- Thanks to the Iron Dome, Israel civilian casualties were limited. They included 80-year-old Inga Avramyan, who died when a missile hit her apartment in the city of Rehovot. Her grandson said she was killed trying to help her paralysed husband reach a shelter; he was slightly injured. “I don’t know what my grandfather will do without her. She was his whole life. There was a love between them that you don’t see every day,” the couple’s grandson told Channel 12 News. The IDF said the Iron Dome malfunctioned and failed to shoot down the rocket which killed Avramyan.
- Abdullah Abu Jaba, a Palestinian labourer from Gaza, was killed on Saturday when an agricultural building site near the southern border town of Shokeda was hit by a missile fired from Gaza. Abu Jaba was 34 and married with six children, all under the age of 12. His brother was seriously injured in the rocket attack. Israel said on Sunday that Abu Jaba would be recognised as a victim of terrorism, entitling his family to state benefits.
PIJ: Hamas’ Iran-backed frenemy
In a televised statement following the ceasefire, PIJ’s leader, Ziyad al-Nakhalah, thanked Iran, Hezbollah, Qatar and Egypt, but pointedly left out Hamas. By contrast, Hamas, which – as during recent conflicts between PIJ and Israel – largely stood on the sidelines, praised its rival terror group, and adopted a slightly more collaborative role with PIJ during the fighting, running a Joint Operations Room.
- Like Hamas, PIJ was founded in the 1980s to resist Israel’s occupation of Gaza.
- The radical Islamist movement’s founder, Fathi Shikaki, was inspired by the Iranian revolution, and sought to attract Palestinian nationalists who disliked the PLO’s secularism and those ultra-religious Palestinians who were disillusioned by the more moderate Muslim Brotherhood movement.
- Like Hamas, it rejected the Oslo peace process and instead engaged in bloody terrorist attacks, targeting restaurants, shopping malls and bus stations.
- PIJ is funded by Iran, and Tehran also supplies it with rockets, anti-tank weapons, and mortar shells. Iran also backs and supplies Hamas, although relations between the two became strained during the Syrian civil war, when Tehran helped keep Bashar al-Assad’s regime afloat.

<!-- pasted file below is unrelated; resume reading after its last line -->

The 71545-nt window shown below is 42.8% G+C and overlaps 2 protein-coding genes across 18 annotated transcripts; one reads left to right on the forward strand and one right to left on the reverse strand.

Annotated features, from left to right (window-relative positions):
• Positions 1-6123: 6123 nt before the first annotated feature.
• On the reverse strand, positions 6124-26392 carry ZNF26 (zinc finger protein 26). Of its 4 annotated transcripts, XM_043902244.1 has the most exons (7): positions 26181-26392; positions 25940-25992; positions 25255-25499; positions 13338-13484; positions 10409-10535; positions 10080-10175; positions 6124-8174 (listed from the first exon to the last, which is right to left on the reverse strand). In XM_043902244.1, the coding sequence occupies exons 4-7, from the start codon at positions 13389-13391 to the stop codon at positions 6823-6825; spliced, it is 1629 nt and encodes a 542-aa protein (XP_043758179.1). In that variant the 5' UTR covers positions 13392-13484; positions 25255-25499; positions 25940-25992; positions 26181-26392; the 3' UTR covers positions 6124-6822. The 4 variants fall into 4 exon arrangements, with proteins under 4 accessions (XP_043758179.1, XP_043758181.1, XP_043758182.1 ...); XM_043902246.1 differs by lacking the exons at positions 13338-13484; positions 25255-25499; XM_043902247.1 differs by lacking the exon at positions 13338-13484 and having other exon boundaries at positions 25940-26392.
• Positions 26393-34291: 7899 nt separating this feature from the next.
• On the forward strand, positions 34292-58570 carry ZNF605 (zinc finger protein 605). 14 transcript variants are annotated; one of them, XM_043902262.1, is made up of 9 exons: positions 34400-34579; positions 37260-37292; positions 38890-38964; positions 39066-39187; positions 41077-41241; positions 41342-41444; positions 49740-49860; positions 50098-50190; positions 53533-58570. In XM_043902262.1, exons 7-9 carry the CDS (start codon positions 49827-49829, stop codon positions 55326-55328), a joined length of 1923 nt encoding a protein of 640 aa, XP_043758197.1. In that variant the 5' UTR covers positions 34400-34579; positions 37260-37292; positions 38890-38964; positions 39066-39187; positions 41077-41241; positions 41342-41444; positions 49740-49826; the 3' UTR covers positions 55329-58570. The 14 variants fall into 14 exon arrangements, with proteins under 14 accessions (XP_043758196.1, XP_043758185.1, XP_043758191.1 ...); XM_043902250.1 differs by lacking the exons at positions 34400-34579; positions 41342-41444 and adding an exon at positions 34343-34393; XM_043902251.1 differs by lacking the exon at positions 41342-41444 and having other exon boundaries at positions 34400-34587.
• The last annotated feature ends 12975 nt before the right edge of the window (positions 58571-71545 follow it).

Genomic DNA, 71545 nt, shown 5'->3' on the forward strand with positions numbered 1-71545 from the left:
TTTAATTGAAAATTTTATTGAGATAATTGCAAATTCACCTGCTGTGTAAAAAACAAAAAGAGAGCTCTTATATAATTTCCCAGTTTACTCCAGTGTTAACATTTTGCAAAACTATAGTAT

- While PIJ is solely focused on – and thrives from – military confrontation with Israel, Hamas is subject to more complex considerations, due to its responsibilities running Gaza and its recognition of the high costs of conflict with Israel – costs which have frequently made it the butt of Palestinian public anger.
- Israeli analysts believe Hamas was comfortable largely sitting out last week’s conflict. “It’s quite pleased with the blows Islamic Jihad suffered from Israel,” Kobi Michael of the Institute of National Security Studies, suggested, “because it weakens Islamic Jihad and gives Hamas more quiet and freedom of action within the Gaza Strip.”
- But PIJ “may become a problem for Hamas,” argued Mukhamar Abu Saada, a professor of political science professor at Azhar University in Gaza City. “Islamic Jihad has become a strong competitor in terms of confrontation with Israel … they are the ones leading the confrontation with Israel four times since 2019, not Hamas.” He added: “It could constitute a threat to Hamas and its popularity among Palestinians who support military action.”
What happens next
The current ceasefire may well last, but – tragically for the people of Israel and Palestine – probably not for long. “So quiet will now reign — until the next inevitable round of fighting, which may come sooner than later, once Islamic Jihad replaces its slain leaders, restocks its rockets, and prepares for battle,” suggested Emmanuel Fabian, the Times of Israel’s military correspondent.